Image: Aïda Amer/Axios
Hundreds of millions of people around the world lack reliable access to clean water – an escalating crisis with potentially profound mental health implications.
Why it matters: Similar to food insecurityWater insecurity has been linked to depression, anxiety and increased rates of violence – and is taken into account one of the greatest threats to humanssay several scientists to Axios.
- Water insecurity can be caused by numerous factors including geology, poor infrastructure, high demand from a population or industry, racism, or extreme drought or severe flooding fueled by climate change.
- “A lot of water insecurity data around the world measures household water connections, or the percentage of households with tap water,” says Natalie Exum, who studies the health impact of water insecurity at Johns Hopkins University.
- “We don’t capture much of the stress and strain” that comes with it, she says.
- One challenge is figuring out who suffers from water insecurity — and how it affects their mental health.
What’s new: Northwestern University researchers attempted to better understand who is water-unsafe by going beyond “measuring water in terms of what we can touch … to measuring individual experiences,” says to learn Co-author Sera Young, Associate Professor of Anthropology and Global Health.
- Her team surveyed 45,555 adults in 31 low- and middle-income countries in sub-Saharan Africa, North Africa, Asia and Latin America between September 4, 2020 and February 24, 2021.
- Respondents were asked 12 questions about their experiences, including how often they worried about not having enough water or having changed their diet due to drought or flooding, and how access is affecting their emotional health.
- The team found that 14% of respondents were water insecure, ranging from 4% in China to 64% in Cameroon. This means that an estimated 436 million adults – out of 3 billion represented in these regions – were water insecure during this period.
Yes but: The number of countries included in this study is small and the questions did not capture some important dimensions such as water quality, says Amber Wutich, President Professor of Anthropology at Arizona State University.
- However, she says it is a “very good first step” towards much-needed efforts to quantify the global extent of water insecurity at the individual level.
The big picture: Water insecurity occurs worldwide, including in high-income countries or nations with high rainfall, Young says.
- This includes the US, where climate changea outdated pipe system and systemic racism play a major role.
- Certain communities intentionally excluded low-income areas from participating in centralized water infrastructure — impacting mostly black, Native American, and Hispanic populations, Wutich says. “We live with the legacies of those decisions, and some of those decisions are still being made today.”
- coloniessmall communities of substandard homes north of the US-Mexico border “never had safe water access,” says Wutich.
- At Jackson’sMississippi citizens “have been relegated to a life of fetching water, traveling long distances with jugs, or catching rainwater in buckets for everyday use,” said Delano Massey, editor-in-chief of Axios wrote for editors and publishers.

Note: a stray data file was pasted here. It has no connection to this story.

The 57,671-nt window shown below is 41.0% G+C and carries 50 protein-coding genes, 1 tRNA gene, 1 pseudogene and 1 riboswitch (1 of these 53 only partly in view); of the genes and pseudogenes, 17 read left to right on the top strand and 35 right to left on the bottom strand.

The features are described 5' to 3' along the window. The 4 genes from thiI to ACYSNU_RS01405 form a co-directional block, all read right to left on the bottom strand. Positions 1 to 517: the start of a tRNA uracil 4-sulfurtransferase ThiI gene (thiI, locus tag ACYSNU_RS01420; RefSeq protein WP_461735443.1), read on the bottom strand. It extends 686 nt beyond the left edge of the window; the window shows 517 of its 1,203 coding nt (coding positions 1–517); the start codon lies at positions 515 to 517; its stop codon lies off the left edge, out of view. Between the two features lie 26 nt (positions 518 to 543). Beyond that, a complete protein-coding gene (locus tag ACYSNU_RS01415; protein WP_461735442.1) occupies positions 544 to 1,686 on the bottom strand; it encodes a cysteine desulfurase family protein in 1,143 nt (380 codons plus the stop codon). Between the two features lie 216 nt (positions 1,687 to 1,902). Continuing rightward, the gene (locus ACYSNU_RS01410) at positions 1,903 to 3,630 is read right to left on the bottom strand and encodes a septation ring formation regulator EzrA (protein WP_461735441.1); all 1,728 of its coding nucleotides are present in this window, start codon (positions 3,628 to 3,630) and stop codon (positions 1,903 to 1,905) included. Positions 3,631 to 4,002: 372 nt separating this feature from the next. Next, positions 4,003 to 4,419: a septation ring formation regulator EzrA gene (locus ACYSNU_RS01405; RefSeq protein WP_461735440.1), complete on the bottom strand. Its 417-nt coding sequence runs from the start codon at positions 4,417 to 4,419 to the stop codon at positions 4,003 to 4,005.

The Impact: Mental Health Effects Water insecurity is still being studied, but many scientists believe that “experiences of resource insecurity are closely associated with PTSD, anxiety and depression,” says Wutich.
- The role of climate change in water insecurity – and its impact on mental health – is an area of great interest.
- That latest IPCC report Published earlier this year, noting that “climate change is expected to have negative impacts on well-being and further threaten mental health”.
- Droughts, floods and other climate-related exposures “were associated with mental distress, worsening mental health and higher mortality among people with pre-existing mental illness, increased psychiatric hospitalizations and increased suicide rates,” scientists said wrote last year.
- A small study in Ethiopia found that “water insecurity leads to extreme anxiety and fatigue”.
But there are several mechanisms how climate change can affect a person’s health, says Tarik Benmarhnia, a professor at UC San Diego who studies the effects of climate change on health.
- Extreme weather events can lead directly to suffering or trauma when someone witnesses injury or death. But these events can also influence other mental health factors, including employment, housing and diet, says Alessandro Massazza of the Wellcome Trust.
- Drought, for example, “can lead to mental health problems through economic, food and water insecurity, but also indirectly through conflict and war,” says Benmarhnia.
- We need to “detail the mechanism so that we can formulate very specific guidelines”.
But data remains a challenge.
- Much of what is known about climate change and mental health comes from studies in Europe, North America and Australianot the often most endangered, Massazza lately wrote.
- “We don’t have data in the most affected communities,” says Benmarhnia.
- In sub-Saharan Africa, data on community food and water insecurity is collected through surveys conducted by public health officials. “But typically collected mental health data is very limited.”
Something to see: Research is growing towards better measurement of water insecurity, technologies to treat access, and more knowledge of the relationships between water insecurity, climate change and mental health.
The bottom line: “Five years ago this was completely ignored. But now in 2022 it is on the agenda of many institutions and organizations,” says Benmarhnia.
- “It was identified as a big, big challenge.”